When my children first started playing, it was really all about the social-ness of the event. I had no idea what was happening out on the field as I chatted away amiably with the other parents. “What? Somebody scored?”
As the years and their skill levels progressed I started paying more attention, still never thinking of myself as a true soccer mom. I’m just a mom, who has kids that play soccer. To my mind there is a definite distinction. Soccer moms are much more soccer-obsessive than me, right?
But what defines “soccer obsessive”?
Does running my kids around to multiple soccer tryouts during the third week of June count?
How about standing on the sidelines and cheering loudly in the rain, sleet, snow, wind, and burning sun in multiple cities and states while they play?
Does being clueless about the rules, but thinking I clearly understand them make me a bona fide soccer mom? Like when I yell, “No pushing!” should another player lay a hand on my kid. “They’re allowed to do that,” my husband whispers before moving quickly away from me, probably concerned about guilt by association.
And I thought I was just being encouraging when a goal is scored and I allow my inner cheerleader to burst forth--jumping from my seat, hands in the air, “Yeah!” (“Knock it off with the spirit fingers, mom!”)
When I’m gripped with the urge to march up to a particularly “foul” player and ask if his or her mother is aware of their language and conduct because I would be ashamed if it were my child, I resist. Doesn’t that show good nonsoccer mom-ish self control?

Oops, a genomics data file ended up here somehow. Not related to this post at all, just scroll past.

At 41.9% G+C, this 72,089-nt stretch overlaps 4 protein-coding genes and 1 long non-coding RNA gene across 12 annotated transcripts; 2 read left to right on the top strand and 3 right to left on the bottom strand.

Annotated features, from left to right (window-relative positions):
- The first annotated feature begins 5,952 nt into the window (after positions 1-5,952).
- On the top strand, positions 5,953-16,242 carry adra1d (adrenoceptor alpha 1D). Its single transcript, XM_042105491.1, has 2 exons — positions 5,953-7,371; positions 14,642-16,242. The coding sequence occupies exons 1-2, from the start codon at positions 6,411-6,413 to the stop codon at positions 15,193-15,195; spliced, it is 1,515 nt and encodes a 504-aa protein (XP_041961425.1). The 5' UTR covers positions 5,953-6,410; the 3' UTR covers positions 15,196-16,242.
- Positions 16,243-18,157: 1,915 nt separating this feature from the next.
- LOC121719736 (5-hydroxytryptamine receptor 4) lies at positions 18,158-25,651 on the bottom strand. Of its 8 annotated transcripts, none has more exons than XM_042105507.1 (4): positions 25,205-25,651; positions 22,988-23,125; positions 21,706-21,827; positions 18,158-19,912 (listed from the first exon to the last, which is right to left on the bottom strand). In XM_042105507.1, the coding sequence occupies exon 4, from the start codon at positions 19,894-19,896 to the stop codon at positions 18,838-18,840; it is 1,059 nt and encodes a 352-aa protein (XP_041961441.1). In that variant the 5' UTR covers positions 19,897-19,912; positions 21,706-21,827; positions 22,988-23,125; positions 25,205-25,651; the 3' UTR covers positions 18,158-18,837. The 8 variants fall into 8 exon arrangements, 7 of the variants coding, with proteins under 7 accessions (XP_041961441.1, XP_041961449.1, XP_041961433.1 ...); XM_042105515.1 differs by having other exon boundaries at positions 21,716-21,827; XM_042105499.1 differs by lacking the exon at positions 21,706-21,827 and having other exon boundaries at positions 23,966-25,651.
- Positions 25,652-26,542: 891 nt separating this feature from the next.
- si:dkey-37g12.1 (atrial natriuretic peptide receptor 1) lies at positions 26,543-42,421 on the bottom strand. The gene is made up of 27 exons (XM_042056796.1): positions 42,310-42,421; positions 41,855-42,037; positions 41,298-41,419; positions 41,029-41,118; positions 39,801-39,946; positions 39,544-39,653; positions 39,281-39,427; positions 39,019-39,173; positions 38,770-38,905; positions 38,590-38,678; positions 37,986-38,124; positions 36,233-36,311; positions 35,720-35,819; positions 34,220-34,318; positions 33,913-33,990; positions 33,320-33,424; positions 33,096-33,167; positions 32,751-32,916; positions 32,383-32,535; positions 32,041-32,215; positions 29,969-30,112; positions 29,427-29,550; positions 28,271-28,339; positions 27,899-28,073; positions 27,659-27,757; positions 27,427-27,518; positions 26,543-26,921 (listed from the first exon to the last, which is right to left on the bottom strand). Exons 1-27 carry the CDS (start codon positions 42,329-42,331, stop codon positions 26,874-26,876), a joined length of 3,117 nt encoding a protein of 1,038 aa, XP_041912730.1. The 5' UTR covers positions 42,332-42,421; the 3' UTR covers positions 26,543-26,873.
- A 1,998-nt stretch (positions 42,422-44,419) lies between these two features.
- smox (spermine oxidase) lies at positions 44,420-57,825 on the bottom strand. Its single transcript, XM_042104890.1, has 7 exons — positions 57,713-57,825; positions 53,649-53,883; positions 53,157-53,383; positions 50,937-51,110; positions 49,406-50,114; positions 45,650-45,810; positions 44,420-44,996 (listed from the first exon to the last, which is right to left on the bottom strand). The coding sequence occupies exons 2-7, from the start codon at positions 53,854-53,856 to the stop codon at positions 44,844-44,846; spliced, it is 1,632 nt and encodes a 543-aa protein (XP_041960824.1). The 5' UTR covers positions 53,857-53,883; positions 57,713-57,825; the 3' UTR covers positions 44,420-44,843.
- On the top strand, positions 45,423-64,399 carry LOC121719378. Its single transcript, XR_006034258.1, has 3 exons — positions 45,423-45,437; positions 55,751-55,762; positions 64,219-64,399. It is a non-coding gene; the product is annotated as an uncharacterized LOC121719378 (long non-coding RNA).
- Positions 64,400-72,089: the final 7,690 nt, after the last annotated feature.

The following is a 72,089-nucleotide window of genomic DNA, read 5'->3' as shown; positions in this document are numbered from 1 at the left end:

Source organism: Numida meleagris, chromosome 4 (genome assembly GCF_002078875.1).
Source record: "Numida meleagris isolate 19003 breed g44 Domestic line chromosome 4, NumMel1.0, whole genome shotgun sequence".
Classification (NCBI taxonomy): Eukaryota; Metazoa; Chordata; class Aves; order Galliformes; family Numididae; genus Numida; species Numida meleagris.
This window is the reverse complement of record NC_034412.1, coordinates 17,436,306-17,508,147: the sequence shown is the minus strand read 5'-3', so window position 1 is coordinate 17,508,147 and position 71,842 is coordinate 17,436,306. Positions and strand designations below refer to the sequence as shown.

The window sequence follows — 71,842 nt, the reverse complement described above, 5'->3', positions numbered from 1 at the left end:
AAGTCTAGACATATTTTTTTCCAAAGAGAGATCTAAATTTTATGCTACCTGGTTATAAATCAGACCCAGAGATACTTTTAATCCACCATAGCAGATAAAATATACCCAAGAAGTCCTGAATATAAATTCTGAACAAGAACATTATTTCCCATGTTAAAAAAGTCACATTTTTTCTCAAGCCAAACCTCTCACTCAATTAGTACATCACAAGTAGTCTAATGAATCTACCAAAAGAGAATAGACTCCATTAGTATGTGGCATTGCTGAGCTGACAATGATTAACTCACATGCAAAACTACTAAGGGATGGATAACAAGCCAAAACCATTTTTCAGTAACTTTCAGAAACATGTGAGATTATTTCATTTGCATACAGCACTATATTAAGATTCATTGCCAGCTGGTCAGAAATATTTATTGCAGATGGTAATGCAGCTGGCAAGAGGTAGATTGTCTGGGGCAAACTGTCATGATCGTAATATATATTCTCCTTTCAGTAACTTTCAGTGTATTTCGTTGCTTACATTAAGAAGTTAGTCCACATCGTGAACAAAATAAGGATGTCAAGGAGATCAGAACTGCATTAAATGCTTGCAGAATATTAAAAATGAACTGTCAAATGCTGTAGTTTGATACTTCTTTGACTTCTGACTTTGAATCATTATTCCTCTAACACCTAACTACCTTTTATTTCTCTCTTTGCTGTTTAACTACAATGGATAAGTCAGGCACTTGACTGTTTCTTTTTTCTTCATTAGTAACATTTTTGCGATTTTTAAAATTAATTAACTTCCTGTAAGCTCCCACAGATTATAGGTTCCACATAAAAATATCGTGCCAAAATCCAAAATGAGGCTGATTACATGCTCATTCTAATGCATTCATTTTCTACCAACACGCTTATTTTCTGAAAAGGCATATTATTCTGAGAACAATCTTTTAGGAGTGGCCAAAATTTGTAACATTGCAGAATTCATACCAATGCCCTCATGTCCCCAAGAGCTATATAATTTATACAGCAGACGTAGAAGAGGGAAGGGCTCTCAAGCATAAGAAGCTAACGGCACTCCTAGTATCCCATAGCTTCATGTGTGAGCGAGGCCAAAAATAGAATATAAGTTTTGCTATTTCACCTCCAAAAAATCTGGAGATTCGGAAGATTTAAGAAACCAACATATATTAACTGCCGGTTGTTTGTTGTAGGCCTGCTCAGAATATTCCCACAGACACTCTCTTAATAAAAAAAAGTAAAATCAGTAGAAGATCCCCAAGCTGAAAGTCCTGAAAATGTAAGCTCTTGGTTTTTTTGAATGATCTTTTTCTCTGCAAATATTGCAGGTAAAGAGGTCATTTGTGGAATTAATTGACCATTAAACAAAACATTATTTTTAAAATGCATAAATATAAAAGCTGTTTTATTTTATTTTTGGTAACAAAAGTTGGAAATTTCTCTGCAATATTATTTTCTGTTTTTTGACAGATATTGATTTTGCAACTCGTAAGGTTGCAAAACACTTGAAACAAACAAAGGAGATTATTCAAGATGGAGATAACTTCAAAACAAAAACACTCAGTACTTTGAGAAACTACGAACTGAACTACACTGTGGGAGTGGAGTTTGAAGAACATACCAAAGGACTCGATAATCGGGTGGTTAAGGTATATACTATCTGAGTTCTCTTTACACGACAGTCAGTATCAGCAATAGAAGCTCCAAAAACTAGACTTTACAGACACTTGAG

It’s just normal parental empathy, isn’t it, to feel like I’m out there on the field playing whenever they’re out there on the field playing – experiencing the highs and lows with them every second of the game.
No, not really (sigh). I must acknowledge the truth. I’m a soccer mom, aren’t I.
Well…now I’m starting a new chapter in my life as a soccer mom. My son has completed the soccer referee certification course. He’s so excited to start refereeing games. I’m a bit more apprehensive. What about the stuff we’ve read about how some of the more psycho soccer parents behave towards the refs? I’m a little worried.
There’s no help for it. I’m just going to have to sneak and attend these games incognito. I’ll have to blend in with the parents of whatever sideline he’s working on and say things like:
“Nice call, ref.”
“Good eye, ref.”
I’ll attempt to calm overactive soccer parents with “Let’s keep it professional and be nice to the refs, please.”
And encourage the positive parents, “Gee, that ref is doing a great job, isn’t he. Maybe you should write a letter of appreciation to his boss. Would you look at that! I happen to have the address right here.”
But in order to not give myself away, I’ll have to work really hard on controlling my spirit fingers when he blows his whistle, snaps his flag especially well, or gives out his first yellow card.
Maybe I’m worrying over nothing. I mean, he probably won’t see a lot of action in the Pee Wee division he’s assigned to. On the other hand, you never know what might happen with those soccer moms.